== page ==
Fostering a love a literature

[ The following blog post was originally published as part of my university studies on, 07/10/2016 with the title ETL402 A Reflection ]

 

Prior to commencing this unit, I was stuck in a rut and looking for ways to motivate and engage readers as well as make staff aware of the benefit reading can bring to their curriculum. It turns out we were limiting ourselves by only focusing on the area of book talks, what I’ve learnt is that to have an impact we need to integrate literature into all aspects of the curriculum.

A concept I’ve been grappling with is how do we foster this love of literature? At the start of ETL 402, I couldn’t answer this question.  In my current job we battle with this scenario.  We want to have classes coming into the library and when they do we always do a book talk, promoting the latest books and some old favorites and although talking about books has been recognized as being a powerful motivator (Cremin, 2010, p.16) it is sometimes not enough, especially when it is usually only the English teachers who come in.

Now, at the end of the unit, I realise that we need to be aware of the 21st century needs and textual preferences of our students so that we can somehow foster a love of literature (Cremin, 2010, p.12).  We need to be aware that the concept of reading has changed, our students are savvy and have been exposed to the digital environment (Madej, 2003, p. 2), therefore we need to incorporate this into our quest for creating motivated readers.

Through ETL 402 I learnt that what we need to be focusing on is literary learning, we need to embed this into all areas of the curriculum, which also means effective collaboration between the teacher librarian and the subject teacher (Cooper & Bray, 2011, p. 48).   This can be achieved by including a literature based goal directed activity that encourages social interaction (Guthrie, Alverson & Poundstone, 1999 p. 9) The teacher librarian can simulate a curiosity for learning by collaborating with subject teachers to create literature based strategies that promote reading whilst also engaging with curriculum outcomes (Guthrie, Alverson & Poundstone, p. 13).  In doing so, the teacher librarian is exposing students to genres and texts they may not read and therefore, creating conditions for the students to develop new interests.

Combining technology and reading is an area that I will bring into work and experiment with. The literary learning program (assessment 2) was done in conjunction with our HASS department, which is a step in the right direction to working collaboratively and letting departments know what we in the library can offer.  I am hoping, once it has been marked and then modified with feedback in mind, to give this resource to the department to trial.  I intend to seek feedback from both staff and students to I can continue to work on fostering a love of literature across the curriculum.

References

Cooper, O.P. & Bray, M. (2011). School library media specialist-teacher collaboration: characteristics, challenges, opportunities. TechTrends, 55(4) 48- 55.

Cremin, T. (2010). Motivating children to read through literature. In J. Fletcher, F. Parkhill, & G. T. Gillon (Eds.), Motivating literacy learners in today’s world (pp. 11-21). Wellington, NZ : NZCER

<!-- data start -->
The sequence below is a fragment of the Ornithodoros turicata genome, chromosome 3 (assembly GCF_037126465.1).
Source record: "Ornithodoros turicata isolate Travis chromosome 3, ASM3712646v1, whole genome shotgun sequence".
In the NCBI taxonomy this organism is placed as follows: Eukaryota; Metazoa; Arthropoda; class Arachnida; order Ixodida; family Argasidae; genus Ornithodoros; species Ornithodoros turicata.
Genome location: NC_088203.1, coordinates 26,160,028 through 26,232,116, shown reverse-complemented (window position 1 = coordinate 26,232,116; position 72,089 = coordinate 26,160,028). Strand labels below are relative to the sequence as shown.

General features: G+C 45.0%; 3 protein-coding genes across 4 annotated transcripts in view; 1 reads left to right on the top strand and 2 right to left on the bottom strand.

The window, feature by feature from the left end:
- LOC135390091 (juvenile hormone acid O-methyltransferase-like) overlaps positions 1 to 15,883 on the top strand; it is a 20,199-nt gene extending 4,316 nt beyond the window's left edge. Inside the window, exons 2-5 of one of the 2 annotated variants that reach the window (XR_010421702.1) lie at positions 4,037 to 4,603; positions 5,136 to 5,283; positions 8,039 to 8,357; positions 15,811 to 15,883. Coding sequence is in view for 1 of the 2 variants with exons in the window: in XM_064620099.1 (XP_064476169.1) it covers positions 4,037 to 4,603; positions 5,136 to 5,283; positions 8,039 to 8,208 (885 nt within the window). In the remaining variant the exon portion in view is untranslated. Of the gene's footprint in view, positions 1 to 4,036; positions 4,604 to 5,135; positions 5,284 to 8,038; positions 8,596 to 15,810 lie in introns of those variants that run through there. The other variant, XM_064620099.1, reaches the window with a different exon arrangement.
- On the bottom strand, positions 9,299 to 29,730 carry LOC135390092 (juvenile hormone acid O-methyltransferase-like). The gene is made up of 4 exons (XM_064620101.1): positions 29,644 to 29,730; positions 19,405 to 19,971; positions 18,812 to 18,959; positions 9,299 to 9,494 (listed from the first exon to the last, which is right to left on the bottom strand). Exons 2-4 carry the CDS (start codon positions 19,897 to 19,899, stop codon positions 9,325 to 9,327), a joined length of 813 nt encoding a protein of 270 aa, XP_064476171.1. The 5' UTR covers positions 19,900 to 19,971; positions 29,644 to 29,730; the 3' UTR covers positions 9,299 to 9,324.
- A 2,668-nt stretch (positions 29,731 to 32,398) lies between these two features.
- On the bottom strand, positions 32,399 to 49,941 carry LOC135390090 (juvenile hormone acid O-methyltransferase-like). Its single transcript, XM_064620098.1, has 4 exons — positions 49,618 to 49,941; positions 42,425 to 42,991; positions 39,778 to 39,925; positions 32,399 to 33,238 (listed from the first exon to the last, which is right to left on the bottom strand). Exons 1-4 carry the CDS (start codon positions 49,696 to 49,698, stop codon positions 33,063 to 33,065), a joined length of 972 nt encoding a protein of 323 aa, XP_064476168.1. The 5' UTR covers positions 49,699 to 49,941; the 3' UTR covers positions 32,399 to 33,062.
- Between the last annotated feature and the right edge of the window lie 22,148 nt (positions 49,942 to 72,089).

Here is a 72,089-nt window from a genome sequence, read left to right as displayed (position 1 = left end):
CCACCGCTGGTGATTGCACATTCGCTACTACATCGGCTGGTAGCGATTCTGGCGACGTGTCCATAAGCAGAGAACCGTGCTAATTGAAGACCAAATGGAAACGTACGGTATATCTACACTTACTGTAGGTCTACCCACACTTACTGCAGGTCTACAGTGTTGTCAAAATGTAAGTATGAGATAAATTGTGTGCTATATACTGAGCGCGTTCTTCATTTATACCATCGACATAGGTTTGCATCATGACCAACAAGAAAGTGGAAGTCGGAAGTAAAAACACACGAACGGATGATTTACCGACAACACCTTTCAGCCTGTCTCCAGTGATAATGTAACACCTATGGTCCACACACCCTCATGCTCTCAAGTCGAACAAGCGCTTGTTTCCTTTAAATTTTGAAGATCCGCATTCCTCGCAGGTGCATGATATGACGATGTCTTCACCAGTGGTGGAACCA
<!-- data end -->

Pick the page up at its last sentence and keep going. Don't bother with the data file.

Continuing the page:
Guthrie, J., Alverson, S. & Poundstone, C. (1999). Engaging students in reading. Knowledge Quest, 27(4), 8-16.

Madej, K. (2003). Towards digital narrative for children: From education to entertainment: A historical perspective. ACM Computers in Entertainment, 1(1), 1-17.

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Library Tour: a reflection

4 days. 11 librarians. 7 libraries.

pile of books
Pile of books at our State Library

Last week I was off gallivanting round the various libraries in my city.  This was done as part of my Masters course and was perhaps one of the most valuable aspects of the entire course because I got the opportunity to learn about other libraries outside my bubble of the secondary school library. It was a very refreshing experience.

Where did we go? Whilst I won’t name the libraries, I will say we went to some public  law , government and, academic libraries.  What was interesting was realising that regardless of sector we must be visible, flexible, innovative and approachable.

Whilst all libraries were of value, I found the academic and public libraries the most interesting.  The academic library piqued my interest because it is an area I would consider moving to. I’m interested in the relationship the librarians have with the academic staff and the students as well as the different user education that occurs.  Just how similar is it to a secondary school library?

The public library illustrated the role it plays within the community, something I had not considered, despite being a member of my local library I tend to run in grab my book and run out . I’ve come to realise that the public library is the heart and soul of a community. We talk about libraries being a safe haven at schools, for students who feel isolated and I’ve come to realise that the public library fulfils a similar role. It’s a place to connect, relax and learn. Even if you cannot physically come into the library there is often a home delivery service run by volunteers.

In short this tour has simply affirmed my decision to move into libraries, an industry where I can make an impact.

 

Penguin Random House Teachers’ Catalogue

Thanks to Sue for drawing my attention to this fantastic resource from Penguin Random House!

Just So Stories

The amazing and oh so knowledgeable folk at PRH have produced this super catalogue for teachers and teacher-librarians. Stuffed to the gills with the most marvellous information, books, teaching ideas, activities, author insights and more.

This is like poring over the best book porn ever really. Divided into sections for ease of reference it includes feature articles, suggestions for Stages, DK books and curriculum resources. Of course, because these are BOOK people there is an index to help easily locate the desired item.

The very best thing you ask? It’s free!! Simply sign up to the Penguin Random House newsletter at penguin.com.au/teachers and get your copy! You won’t regret it because there is a wealth of sharing here.  Get yours now – meanwhile, I’m off to peruse and sticky note pages or circle book covers or even – OH NO! – dog ear pages!

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Nuggets of brilliance

Search

Sometimes teaching can feel like an uphill struggle, but every now and then we are rewarded with a little nugget of brilliance. This came to me last week in the form of a Year 7 class.

Working as a TL, I am constantly trying to find new ways to promote the library and what we do.  In the age of Google, it can sometimes be rather frustrating when both staff and student alike say that they don’t our help because they can “Google it”. Usually when I hear that classes are researching I cringe, because it often means just googling it and using the first page that comes up Wikipedia.  Don’t get me wrong, there’s merit in both of these sites, but there is even more merit in learning how to research effectively.